Following World War II was the Golden Age of Capitalism. Enlightened policies towards Japan and Germany played a role in their rebuilding, but a role buttressed as the U.S. turned them into forts to guard against Soviet intrusion; assuring a stable government and their economic development. South Korea eventually fell under our umbrella and became one of the Asian Tigers. All in all, it was a period of huge global demand. But as the world’s largest economy, the United States is the focus.  
While the war pulled the U.S out of the Great Depression, it was the devastation of war that created the boom along with other factors. Conceding the fact that $200 billion in maturing war bonds was a legacy of the war along with the G.I. Bill that provided all veterans with low-cost mortgages, college education, and loans to start a business, and year of unemployment compensation; the real demand was a legacy of the New Deal: the creation of the Federal National Mortgage Association.
This was a big fucking deal.  Prior to its enactment, commercial banks were reluctant to make mortgage loans. To finance their mortgages, borrower’s had to rely on saving and loan associations or mortgage brokers. And since banks were reluctant ( with the creation of the Federal Reserve was the creation of unlimited funds)  cash was limited, the loans, wherever the home buyers obtained them, usually required a large down payment, where short-term (five years) and at rates of interest up to 12 percent.
The Act was created to circumvent the banks by buying and bundling mortgages and selling them on the bond market while providing borrowers with long-term low interest loans with low down payments. Whether or not it was a class warfare thing, finance capitalists weren’t buying the bonds. Undeterred the federal government eventually bought the bonds, and turned a profit. So eventually commercial bankers got on board and residential construction became a significant part of the economy.  In 1968 Fannie Mae was converted to a privately held corporation.
Meanwhile the government played a role, notably in building the interstate highway system, as well as did the military-industrial complex that provided the logistics for fighting the Cold War.
Even so, it’s called the golden age because it’s over. Japan, Germany, along with the Asian Tigers had emerged as formidable competitors. Beginning in 1976 America began running continuous and increasing trade deficits and with them decreasing prosperity, rising deficits and debt.
Competition was already stressing the United States prior to 1976. And so too was oil. The oil crisis of 1973 was geopolitical in origin. And so too was the 1979 oil crisis, but more convoluted; it’s much simpler to avoid cause and look at the effect:  the Federal Reserve, to halt inflation, slammed on the monetary brakes and sent unemployment to above 10 percent—the highest since the Great Depression. Are you better off than you four years ago? It cost Carter the election.  Eventually, conservation of oil and the shift to other markets outside of the Middle East brought down oil prices, and with them low interest rates. “It’s morning again in America.” America was back. It reality the bourgeoisie were making a comeback. Government was the problem and an fettered marketplace the solution.  Yet, under Reagan the national debt increased to $2.8 trillion from $997 billion. This was Reagan’s legacy to Bush and it cost him the 1992 presidential election.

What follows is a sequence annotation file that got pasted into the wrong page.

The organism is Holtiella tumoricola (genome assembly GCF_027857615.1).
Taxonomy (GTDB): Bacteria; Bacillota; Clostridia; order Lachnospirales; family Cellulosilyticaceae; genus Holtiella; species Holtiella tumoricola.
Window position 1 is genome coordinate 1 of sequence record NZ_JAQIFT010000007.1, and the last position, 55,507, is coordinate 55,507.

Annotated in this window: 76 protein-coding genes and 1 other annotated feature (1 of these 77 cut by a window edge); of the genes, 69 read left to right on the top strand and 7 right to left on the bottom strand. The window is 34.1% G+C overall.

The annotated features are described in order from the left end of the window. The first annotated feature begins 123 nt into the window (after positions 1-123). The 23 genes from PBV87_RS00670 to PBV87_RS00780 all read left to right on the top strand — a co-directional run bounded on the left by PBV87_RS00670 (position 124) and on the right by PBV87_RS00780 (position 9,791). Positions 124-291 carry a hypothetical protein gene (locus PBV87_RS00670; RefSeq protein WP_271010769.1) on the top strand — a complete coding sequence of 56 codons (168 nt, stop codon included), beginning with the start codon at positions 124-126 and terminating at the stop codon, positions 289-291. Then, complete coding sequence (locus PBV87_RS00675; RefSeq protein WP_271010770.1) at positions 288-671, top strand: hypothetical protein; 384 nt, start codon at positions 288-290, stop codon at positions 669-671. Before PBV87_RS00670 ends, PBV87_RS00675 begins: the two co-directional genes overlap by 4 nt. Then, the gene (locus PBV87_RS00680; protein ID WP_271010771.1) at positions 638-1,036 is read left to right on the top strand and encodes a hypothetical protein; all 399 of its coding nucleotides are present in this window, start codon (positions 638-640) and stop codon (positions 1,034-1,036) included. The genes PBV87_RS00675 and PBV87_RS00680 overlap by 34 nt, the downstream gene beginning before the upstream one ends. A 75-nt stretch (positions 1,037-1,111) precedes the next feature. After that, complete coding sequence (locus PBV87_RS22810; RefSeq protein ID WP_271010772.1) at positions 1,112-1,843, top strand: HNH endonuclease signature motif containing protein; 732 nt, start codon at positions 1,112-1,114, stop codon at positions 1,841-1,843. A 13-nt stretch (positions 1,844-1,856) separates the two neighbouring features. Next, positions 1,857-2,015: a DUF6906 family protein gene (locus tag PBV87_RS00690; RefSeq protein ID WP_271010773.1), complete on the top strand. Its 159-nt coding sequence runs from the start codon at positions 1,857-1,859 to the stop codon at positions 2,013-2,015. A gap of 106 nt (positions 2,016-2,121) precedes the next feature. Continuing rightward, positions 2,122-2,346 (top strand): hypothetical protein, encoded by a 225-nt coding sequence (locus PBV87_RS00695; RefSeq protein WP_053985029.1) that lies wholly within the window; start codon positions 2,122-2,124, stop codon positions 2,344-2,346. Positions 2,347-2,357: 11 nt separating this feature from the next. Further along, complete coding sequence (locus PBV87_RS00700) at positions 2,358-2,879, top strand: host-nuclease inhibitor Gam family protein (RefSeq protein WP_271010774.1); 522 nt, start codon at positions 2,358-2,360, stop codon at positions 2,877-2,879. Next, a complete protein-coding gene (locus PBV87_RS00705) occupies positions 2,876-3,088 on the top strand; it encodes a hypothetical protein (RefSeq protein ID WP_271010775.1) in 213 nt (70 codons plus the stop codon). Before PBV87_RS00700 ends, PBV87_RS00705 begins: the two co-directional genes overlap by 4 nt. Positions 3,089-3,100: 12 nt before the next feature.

Nonetheless, history continues. China had yet to shock the world, but trade deficits and national debt, hand in hand, continued their march, and technology was unabated; computers had entered the workforce greatly increasing productivity. And productivity is synonymous with technological unemployment.
What to do?  Bill Clinton, in his 1996 State of the Union Address, told the Nation, “The era of big government is over”.  As a Third Way Democrat he embraced neoliberalism and deregulation (signing into law the repeal of the Glass-Steagall Act). Reenacting the Smoot-Hawley Act was never an option.
However, it’s true, the age of big government is over; it’s not a matter of right or wrong, it’s a fiscal reality; the revenues are not coming in to support it.  Yet, all together, Clinton really had no choice, he threw in the towel. Our faith and fate was now firmly in the hands of the marketplace god; the bourgeoisie were firmly back in power. There were no barriers to trade, no barriers to multinationals, and no barriers for China.
So in the historical scheme of things, it is not so shocking; but what defined Clinton’s presidency were the dot.com bubble and its demand creation. The paper wealth generated by the stock market was significant, so too the increase in the number of millionaires it generated; including those who worked for stock options. With IPO’s secretaries became millionaires overnight. But the true significance was the ensuing capital gains and the capital gains tax revenue they generated; they played a major role in creating budget surpluses, and when the bubble popped, they disappeared and the economy went into recession. The Fed responded with near rock bottom interest rates, Bush with tax breaks for the wealthy and Republicans in Congress with a spending spree; all in all, quite the stimulus package. Under Bush the national debt doubled.